Nawal: Yeah, so engineering, I'm gonna take it through the lens of my current research, which I work on biomedical imaging. So you take biomedical imaging, it plays such an essential role in medicine. Being able to diagnose patients reliably and quickly is so important. So the goal of our project – which is to standardize the use of ultra-high field MRIs, which provide better imaging – that goal, not only obviously you get clear imaging, but it actually, those machines are faster than MRIs currently in clinical use. So providing that sort of engineering perspective, you are able to sort of set off this chain reaction, right? You're able to get clear imaging, quicker imaging, so a physician is able to diagnose patients faster. You're able to administer treatments quickly, and ultimately, you're improving patient outcomes, which is the goal of any engineering-driven medical research. So the intersection between medical engineering and medicine is something I'm a huge advocate for. I feel like in order to move forward, you really need to use that sort of engineering-led thinking. And I would say a lot of people think that engineering plays a role only in sort of that physician to patient interaction. But there's so many systems behind the scenes that engineering makes more efficient. For example, hospital bed management, hospital healthcare administration, EMRs, which is electronic medical records, even how quickly a physician can take on new patients. You want to have sort of that flow of patients in and out smooth, so AI, for example, which is a huge topic in engineering…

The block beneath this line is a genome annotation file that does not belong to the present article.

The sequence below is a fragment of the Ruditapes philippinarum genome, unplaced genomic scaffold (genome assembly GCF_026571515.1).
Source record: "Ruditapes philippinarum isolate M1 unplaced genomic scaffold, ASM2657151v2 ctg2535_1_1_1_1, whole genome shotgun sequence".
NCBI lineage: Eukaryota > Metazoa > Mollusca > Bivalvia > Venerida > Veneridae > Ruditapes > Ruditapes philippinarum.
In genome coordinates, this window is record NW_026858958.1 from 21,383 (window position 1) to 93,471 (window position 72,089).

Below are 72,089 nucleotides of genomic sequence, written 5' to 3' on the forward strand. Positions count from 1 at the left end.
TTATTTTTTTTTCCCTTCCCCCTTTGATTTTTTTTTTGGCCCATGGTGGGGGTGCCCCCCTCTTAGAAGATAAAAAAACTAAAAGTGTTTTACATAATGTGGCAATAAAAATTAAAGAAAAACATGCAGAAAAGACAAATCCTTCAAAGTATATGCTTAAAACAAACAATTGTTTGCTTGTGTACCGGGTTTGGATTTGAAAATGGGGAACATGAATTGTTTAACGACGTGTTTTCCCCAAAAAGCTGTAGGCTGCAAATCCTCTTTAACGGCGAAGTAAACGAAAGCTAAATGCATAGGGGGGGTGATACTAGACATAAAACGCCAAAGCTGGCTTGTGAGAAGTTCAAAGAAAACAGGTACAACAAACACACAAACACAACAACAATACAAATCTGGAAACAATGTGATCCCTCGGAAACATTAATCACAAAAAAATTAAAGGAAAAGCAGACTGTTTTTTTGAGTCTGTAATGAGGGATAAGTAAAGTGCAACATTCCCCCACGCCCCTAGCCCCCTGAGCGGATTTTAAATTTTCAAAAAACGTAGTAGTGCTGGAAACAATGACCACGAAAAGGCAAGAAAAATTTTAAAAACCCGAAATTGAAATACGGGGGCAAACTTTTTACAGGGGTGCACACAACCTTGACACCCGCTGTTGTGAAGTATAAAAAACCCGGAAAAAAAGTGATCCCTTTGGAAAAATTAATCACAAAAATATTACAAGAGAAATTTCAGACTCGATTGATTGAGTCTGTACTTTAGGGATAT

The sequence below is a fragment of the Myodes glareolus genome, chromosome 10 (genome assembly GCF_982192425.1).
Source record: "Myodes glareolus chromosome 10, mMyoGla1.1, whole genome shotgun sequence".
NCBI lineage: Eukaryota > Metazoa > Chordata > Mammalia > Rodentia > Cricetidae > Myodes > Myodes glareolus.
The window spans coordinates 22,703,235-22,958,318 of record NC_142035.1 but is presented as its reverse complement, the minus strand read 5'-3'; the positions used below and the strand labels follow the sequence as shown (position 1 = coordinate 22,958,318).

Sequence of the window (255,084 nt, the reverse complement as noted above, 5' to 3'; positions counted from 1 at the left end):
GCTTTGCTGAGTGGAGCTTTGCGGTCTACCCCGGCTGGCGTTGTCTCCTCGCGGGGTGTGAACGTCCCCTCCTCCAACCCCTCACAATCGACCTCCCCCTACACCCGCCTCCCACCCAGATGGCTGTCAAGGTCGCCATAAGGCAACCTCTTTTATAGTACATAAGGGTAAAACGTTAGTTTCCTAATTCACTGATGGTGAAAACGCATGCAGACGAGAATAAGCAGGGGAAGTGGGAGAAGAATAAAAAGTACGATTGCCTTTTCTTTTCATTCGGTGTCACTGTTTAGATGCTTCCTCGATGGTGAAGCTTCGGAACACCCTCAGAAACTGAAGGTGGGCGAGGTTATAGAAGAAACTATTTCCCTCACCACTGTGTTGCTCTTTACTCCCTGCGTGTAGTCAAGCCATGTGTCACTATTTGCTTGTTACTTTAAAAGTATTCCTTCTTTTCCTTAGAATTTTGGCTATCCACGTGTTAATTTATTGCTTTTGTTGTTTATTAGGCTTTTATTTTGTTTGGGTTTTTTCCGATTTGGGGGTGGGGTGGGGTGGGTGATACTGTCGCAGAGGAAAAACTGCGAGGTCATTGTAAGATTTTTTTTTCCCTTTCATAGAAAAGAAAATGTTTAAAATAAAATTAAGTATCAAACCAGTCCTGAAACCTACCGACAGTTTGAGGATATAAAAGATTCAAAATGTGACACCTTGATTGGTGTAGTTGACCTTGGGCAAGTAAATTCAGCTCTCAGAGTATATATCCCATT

Aman: Ooh, I really wanted to hear about that. Tell me more.